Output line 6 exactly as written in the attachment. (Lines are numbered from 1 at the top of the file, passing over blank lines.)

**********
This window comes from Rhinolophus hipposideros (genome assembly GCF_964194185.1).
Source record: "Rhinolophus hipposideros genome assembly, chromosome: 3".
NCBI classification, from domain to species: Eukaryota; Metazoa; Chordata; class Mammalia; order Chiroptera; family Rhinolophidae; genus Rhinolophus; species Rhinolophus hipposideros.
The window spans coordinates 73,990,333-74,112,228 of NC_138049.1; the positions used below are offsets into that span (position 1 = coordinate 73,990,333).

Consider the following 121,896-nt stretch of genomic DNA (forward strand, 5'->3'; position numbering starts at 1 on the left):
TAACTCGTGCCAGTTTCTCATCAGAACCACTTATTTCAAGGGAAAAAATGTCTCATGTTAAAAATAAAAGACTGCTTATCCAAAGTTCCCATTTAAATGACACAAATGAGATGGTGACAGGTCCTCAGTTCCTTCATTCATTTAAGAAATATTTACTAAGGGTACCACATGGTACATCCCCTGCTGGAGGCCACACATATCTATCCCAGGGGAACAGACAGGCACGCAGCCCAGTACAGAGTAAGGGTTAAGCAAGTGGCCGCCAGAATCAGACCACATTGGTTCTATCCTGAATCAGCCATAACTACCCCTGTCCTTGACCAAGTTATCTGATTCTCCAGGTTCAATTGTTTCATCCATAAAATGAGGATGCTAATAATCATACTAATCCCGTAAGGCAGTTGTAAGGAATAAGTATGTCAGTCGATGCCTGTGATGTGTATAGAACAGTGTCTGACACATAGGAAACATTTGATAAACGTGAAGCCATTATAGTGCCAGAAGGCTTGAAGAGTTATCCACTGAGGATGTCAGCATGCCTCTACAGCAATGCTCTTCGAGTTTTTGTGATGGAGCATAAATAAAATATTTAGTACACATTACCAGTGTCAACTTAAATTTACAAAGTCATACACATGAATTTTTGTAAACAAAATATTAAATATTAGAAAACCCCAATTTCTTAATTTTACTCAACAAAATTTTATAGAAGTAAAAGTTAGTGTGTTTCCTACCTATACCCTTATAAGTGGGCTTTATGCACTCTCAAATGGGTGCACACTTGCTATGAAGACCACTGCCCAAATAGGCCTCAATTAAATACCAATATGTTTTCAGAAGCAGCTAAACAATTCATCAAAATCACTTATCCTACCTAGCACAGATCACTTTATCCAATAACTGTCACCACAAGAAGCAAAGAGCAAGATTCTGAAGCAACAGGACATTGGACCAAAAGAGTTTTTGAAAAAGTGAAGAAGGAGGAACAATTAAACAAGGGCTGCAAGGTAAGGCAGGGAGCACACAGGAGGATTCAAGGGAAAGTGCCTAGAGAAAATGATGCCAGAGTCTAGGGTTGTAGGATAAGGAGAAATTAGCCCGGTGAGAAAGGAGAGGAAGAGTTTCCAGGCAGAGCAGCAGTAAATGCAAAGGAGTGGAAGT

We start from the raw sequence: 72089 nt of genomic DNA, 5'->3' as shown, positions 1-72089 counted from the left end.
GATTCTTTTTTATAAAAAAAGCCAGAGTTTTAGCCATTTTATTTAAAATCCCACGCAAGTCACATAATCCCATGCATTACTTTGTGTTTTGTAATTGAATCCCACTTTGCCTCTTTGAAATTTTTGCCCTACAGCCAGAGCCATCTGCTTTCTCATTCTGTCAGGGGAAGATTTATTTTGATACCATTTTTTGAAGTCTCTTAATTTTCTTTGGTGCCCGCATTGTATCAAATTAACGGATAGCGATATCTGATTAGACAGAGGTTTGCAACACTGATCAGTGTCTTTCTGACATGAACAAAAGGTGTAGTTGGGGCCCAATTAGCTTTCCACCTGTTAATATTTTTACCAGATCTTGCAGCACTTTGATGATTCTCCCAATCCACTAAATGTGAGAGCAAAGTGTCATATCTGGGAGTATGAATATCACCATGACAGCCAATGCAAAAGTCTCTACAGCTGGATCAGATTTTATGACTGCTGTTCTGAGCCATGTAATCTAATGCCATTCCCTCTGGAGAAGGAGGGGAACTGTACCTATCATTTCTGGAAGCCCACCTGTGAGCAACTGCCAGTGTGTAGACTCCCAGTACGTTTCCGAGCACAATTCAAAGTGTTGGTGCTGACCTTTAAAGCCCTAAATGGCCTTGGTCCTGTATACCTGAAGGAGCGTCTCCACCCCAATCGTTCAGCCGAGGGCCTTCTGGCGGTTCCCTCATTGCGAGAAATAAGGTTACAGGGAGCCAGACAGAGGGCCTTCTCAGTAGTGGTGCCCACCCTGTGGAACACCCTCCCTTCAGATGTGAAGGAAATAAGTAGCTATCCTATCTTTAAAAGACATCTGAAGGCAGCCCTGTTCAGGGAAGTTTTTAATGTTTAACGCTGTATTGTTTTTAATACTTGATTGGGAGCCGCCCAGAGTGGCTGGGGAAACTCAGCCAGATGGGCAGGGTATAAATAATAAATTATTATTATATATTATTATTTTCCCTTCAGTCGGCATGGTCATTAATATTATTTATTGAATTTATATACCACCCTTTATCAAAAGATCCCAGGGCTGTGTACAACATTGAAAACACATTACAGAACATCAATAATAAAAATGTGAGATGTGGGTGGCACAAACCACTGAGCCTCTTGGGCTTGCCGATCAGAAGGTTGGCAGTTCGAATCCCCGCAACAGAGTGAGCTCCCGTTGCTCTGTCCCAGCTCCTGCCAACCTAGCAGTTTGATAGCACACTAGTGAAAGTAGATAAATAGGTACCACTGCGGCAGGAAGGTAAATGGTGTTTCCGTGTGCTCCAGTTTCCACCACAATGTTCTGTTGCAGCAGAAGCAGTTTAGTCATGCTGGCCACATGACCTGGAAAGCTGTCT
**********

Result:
TAACTCGTGCCAGTTTCTCATCAGAACCACTTATTTCAAGGGAAAAAATGTCTCATGTTAAAAATAAAAGACTGCTTATCCAAAGTTCCCATTTAAATGACACAAATGAGATGGTGACAGGTCCTCAGTTCCTTCATTCATTTAAGAAATATTTACTAAGGGTACCACATGGTACATCCCCTGCTGGAGGCCACACATATCTATCCCAGGGGAACAGACAGGCACGCAGCCCAGTACAGAGTAAGGGTTAAGCAAGTGGCCGCCAGAATCAGACCACATTGGTTCTATCCTGAATCAGCCATAACTACCCCTGTCCTTGACCAAGTTATCTGATTCTCCAGGTTCAATTGTTTCATCCATAAAATGAGGATGCTAATAATCATACTAATCCCGTAAGGCAGTTGTAAGGAATAAGTATGTCAGTCGATGCCTGTGATGTGTATAGAACAGTGTCTGACACATAGGAAACATTTGATAAACGTGAAGCCATTATAGTGCCAGAAGGCTTGAAGAGTTATCCACTGAGGATGTCAGCATGCCTCTACAGCAATGCTCTTCGAGTTTTTGTGATGGAGCATAAATAAAATATTTAGTACACATTACCAGTGTCAACTTAAATTTACAAAGTCATACACATGAATTTTTGTAAACAAAATATTAAATATTAGAAAACCCCAATTTCTTAATTTTACTCAACAAAATTTTATAGAAGTAAAAGTTAGTGTGTTTCCTACCTATACCCTTATAAGTGGGCTTTATGCACTCTCAAATGGGTGCACACTTGCTATGAAGACCACTGCCCAAATAGGCCTCAATTAAATACCAATATGTTTTCAGAAGCAGCTAAACAATTCATCAAAATCACTTATCCTACCTAGCACAGATCACTTTATCCAATAACTGTCACCACAAGAAGCAAAGAGCAAGATTCTGAAGCAACAGGACATTGGACCAAAAGAGTTTTTGAAAAAGTGAAGAAGGAGGAACAATTAAACAAGGGCTGCAAGGTAAGGCAGGGAGCACACAGGAGGATTCAAGGGAAAGTGCCTAGAGAAAATGATGCCAGAGTCTAGGGTTGTAGGATAAGGAGAAATTAGCCCGGTGAGAAAGGAGAGGAAGAGTTTCCAGGCAGAGCAGCAGTAAATGCAAAGGAGTGGAAGT